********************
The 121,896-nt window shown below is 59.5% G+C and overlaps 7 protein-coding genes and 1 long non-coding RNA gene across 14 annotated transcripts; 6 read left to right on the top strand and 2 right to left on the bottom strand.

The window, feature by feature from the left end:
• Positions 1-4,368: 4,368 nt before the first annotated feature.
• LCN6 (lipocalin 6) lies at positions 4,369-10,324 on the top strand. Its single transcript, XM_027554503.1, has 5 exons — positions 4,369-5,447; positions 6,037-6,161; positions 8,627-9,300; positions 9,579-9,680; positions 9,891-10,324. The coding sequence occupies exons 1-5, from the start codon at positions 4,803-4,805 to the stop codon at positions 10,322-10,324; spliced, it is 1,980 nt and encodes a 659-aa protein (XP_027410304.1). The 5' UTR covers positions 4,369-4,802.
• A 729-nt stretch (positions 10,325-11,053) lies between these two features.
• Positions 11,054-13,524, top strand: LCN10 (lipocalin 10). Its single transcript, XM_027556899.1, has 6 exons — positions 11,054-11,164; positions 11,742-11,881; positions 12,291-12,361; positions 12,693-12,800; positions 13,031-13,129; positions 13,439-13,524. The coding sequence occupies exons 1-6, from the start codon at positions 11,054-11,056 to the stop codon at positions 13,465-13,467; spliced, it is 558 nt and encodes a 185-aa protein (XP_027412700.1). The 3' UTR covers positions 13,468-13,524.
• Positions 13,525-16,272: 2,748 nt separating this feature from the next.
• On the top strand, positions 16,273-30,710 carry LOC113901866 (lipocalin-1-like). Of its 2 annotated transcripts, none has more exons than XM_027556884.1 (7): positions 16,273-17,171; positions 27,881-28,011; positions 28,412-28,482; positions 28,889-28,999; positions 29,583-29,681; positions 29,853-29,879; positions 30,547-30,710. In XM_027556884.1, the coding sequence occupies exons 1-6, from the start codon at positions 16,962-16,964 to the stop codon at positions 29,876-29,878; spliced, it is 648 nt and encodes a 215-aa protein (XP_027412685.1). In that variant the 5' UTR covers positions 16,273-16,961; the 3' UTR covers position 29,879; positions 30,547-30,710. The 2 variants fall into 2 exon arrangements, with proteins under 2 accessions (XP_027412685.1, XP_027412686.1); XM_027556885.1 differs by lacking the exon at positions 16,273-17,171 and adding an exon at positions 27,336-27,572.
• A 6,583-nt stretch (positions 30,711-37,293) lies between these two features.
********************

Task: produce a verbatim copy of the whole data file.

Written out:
The 121,896-nt window shown below is 59.5% G+C and overlaps 7 protein-coding genes and 1 long non-coding RNA gene across 14 annotated transcripts; 6 read left to right on the top strand and 2 right to left on the bottom strand.

The window, feature by feature from the left end:
• Positions 1-4,368: 4,368 nt before the first annotated feature.
• LCN6 (lipocalin 6) lies at positions 4,369-10,324 on the top strand. Its single transcript, XM_027554503.1, has 5 exons — positions 4,369-5,447; positions 6,037-6,161; positions 8,627-9,300; positions 9,579-9,680; positions 9,891-10,324. The coding sequence occupies exons 1-5, from the start codon at positions 4,803-4,805 to the stop codon at positions 10,322-10,324; spliced, it is 1,980 nt and encodes a 659-aa protein (XP_027410304.1). The 5' UTR covers positions 4,369-4,802.
• A 729-nt stretch (positions 10,325-11,053) lies between these two features.
• Positions 11,054-13,524, top strand: LCN10 (lipocalin 10). Its single transcript, XM_027556899.1, has 6 exons — positions 11,054-11,164; positions 11,742-11,881; positions 12,291-12,361; positions 12,693-12,800; positions 13,031-13,129; positions 13,439-13,524. The coding sequence occupies exons 1-6, from the start codon at positions 11,054-11,056 to the stop codon at positions 13,465-13,467; spliced, it is 558 nt and encodes a 185-aa protein (XP_027412700.1). The 3' UTR covers positions 13,468-13,524.
• Positions 13,525-16,272: 2,748 nt separating this feature from the next.
• On the top strand, positions 16,273-30,710 carry LOC113901866 (lipocalin-1-like). Of its 2 annotated transcripts, none has more exons than XM_027556884.1 (7): positions 16,273-17,171; positions 27,881-28,011; positions 28,412-28,482; positions 28,889-28,999; positions 29,583-29,681; positions 29,853-29,879; positions 30,547-30,710. In XM_027556884.1, the coding sequence occupies exons 1-6, from the start codon at positions 16,962-16,964 to the stop codon at positions 29,876-29,878; spliced, it is 648 nt and encodes a 215-aa protein (XP_027412685.1). In that variant the 5' UTR covers positions 16,273-16,961; the 3' UTR covers position 29,879; positions 30,547-30,710. The 2 variants fall into 2 exon arrangements, with proteins under 2 accessions (XP_027412685.1, XP_027412686.1); XM_027556885.1 differs by lacking the exon at positions 16,273-17,171 and adding an exon at positions 27,336-27,572.
• A 6,583-nt stretch (positions 30,711-37,293) lies between these two features.